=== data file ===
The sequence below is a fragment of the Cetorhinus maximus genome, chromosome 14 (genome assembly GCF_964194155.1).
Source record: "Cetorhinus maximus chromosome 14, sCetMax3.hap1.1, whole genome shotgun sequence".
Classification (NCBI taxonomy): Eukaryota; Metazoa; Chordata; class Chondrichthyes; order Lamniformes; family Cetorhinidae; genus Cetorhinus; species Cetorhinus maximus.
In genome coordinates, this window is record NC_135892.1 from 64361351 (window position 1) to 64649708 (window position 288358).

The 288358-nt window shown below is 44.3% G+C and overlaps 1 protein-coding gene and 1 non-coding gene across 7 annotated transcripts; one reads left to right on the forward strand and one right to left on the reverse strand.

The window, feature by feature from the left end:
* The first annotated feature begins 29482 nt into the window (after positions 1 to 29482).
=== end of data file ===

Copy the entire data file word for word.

The sequence below is a fragment of the Cetorhinus maximus genome, chromosome 14 (genome assembly GCF_964194155.1).
Source record: "Cetorhinus maximus chromosome 14, sCetMax3.hap1.1, whole genome shotgun sequence".
Classification (NCBI taxonomy): Eukaryota; Metazoa; Chordata; class Chondrichthyes; order Lamniformes; family Cetorhinidae; genus Cetorhinus; species Cetorhinus maximus.
In genome coordinates, this window is record NC_135892.1 from 64361351 (window position 1) to 64649708 (window position 288358).

The 288358-nt window shown below is 44.3% G+C and overlaps 1 protein-coding gene and 1 non-coding gene across 7 annotated transcripts; one reads left to right on the forward strand and one right to left on the reverse strand.

The window, feature by feature from the left end:
* The first annotated feature begins 29482 nt into the window (after positions 1 to 29482).